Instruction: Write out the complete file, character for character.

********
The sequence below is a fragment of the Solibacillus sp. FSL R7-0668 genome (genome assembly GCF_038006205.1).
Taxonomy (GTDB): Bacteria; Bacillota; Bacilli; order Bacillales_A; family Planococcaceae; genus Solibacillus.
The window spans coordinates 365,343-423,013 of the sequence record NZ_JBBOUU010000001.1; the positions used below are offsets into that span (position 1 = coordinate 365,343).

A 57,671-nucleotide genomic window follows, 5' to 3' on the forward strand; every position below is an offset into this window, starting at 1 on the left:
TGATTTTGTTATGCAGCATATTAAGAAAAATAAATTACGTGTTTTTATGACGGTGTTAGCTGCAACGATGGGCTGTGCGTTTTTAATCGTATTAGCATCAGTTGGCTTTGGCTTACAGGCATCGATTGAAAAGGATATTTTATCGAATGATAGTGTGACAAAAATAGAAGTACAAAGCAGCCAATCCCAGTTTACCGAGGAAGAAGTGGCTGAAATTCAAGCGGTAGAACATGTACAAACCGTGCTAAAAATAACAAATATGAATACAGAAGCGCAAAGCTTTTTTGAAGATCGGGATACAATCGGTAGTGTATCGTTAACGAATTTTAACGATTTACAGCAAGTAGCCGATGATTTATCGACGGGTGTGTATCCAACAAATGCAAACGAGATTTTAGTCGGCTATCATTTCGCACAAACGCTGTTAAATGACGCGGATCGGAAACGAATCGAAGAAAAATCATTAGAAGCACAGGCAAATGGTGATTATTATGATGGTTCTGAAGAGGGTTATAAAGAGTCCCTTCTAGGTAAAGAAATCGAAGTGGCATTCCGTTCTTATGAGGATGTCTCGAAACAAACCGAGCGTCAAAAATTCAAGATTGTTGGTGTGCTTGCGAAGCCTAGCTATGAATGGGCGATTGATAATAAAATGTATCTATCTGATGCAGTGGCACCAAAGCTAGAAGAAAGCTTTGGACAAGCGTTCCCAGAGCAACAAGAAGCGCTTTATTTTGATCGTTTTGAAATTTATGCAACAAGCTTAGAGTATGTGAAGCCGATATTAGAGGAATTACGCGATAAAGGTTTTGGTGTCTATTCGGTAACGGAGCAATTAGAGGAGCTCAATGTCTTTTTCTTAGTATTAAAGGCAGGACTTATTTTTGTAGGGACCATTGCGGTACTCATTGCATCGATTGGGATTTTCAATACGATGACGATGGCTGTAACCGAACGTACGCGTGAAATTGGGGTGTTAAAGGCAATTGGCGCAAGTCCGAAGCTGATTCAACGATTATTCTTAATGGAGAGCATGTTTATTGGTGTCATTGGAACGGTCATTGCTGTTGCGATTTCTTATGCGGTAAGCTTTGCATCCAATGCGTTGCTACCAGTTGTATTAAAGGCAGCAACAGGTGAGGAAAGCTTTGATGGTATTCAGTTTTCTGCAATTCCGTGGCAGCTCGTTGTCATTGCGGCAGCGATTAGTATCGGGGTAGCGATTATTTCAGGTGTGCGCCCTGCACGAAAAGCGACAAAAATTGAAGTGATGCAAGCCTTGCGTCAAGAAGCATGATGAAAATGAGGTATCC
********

The sequence below is a fragment of the Solibacillus sp. FSL R7-0668 genome (genome assembly GCF_038006205.1).
Taxonomy (GTDB): Bacteria; Bacillota; Bacilli; order Bacillales_A; family Planococcaceae; genus Solibacillus.
The window spans coordinates 365,343-423,013 of the sequence record NZ_JBBOUU010000001.1; the positions used below are offsets into that span (position 1 = coordinate 365,343).

A 57,671-nucleotide genomic window follows, 5' to 3' on the forward strand; every position below is an offset into this window, starting at 1 on the left:
TGATTTTGTTATGCAGCATATTAAGAAAAATAAATTACGTGTTTTTATGACGGTGTTAGCTGCAACGATGGGCTGTGCGTTTTTAATCGTATTAGCATCAGTTGGCTTTGGCTTACAGGCATCGATTGAAAAGGATATTTTATCGAATGATAGTGTGACAAAAATAGAAGTACAAAGCAGCCAATCCCAGTTTACCGAGGAAGAAGTGGCTGAAATTCAAGCGGTAGAACATGTACAAACCGTGCTAAAAATAACAAATATGAATACAGAAGCGCAAAGCTTTTTTGAAGATCGGGATACAATCGGTAGTGTATCGTTAACGAATTTTAACGATTTACAGCAAGTAGCCGATGATTTATCGACGGGTGTGTATCCAACAAATGCAAACGAGATTTTAGTCGGCTATCATTTCGCACAAACGCTGTTAAATGACGCGGATCGGAAACGAATCGAAGAAAAATCATTAGAAGCACAGGCAAATGGTGATTATTATGATGGTTCTGAAGAGGGTTATAAAGAGTCCCTTCTAGGTAAAGAAATCGAAGTGGCATTCCGTTCTTATGAGGATGTCTCGAAACAAACCGAGCGTCAAAAATTCAAGATTGTTGGTGTGCTTGCGAAGCCTAGCTATGAATGGGCGATTGATAATAAAATGTATCTATCTGATGCAGTGGCACCAAAGCTAGAAGAAAGCTTTGGACAAGCGTTCCCAGAGCAACAAGAAGCGCTTTATTTTGATCGTTTTGAAATTTATGCAACAAGCTTAGAGTATGTGAAGCCGATATTAGAGGAATTACGCGATAAAGGTTTTGGTGTCTATTCGGTAACGGAGCAATTAGAGGAGCTCAATGTCTTTTTCTTAGTATTAAAGGCAGGACTTATTTTTGTAGGGACCATTGCGGTACTCATTGCATCGATTGGGATTTTCAATACGATGACGATGGCTGTAACCGAACGTACGCGTGAAATTGGGGTGTTAAAGGCAATTGGCGCAAGTCCGAAGCTGATTCAACGATTATTCTTAATGGAGAGCATGTTTATTGGTGTCATTGGAACGGTCATTGCTGTTGCGATTTCTTATGCGGTAAGCTTTGCATCCAATGCGTTGCTACCAGTTGTATTAAAGGCAGCAACAGGTGAGGAAAGCTTTGATGGTATTCAGTTTTCTGCAATTCCGTGGCAGCTCGTTGTCATTGCGGCAGCGATTAGTATCGGGGTAGCGATTATTTCAGGTGTGCGCCCTGCACGAAAAGCGACAAAAATTGAAGTGATGCAAGCCTTGCGTCAAGAAGCATGATGAAAATGAGGTATCC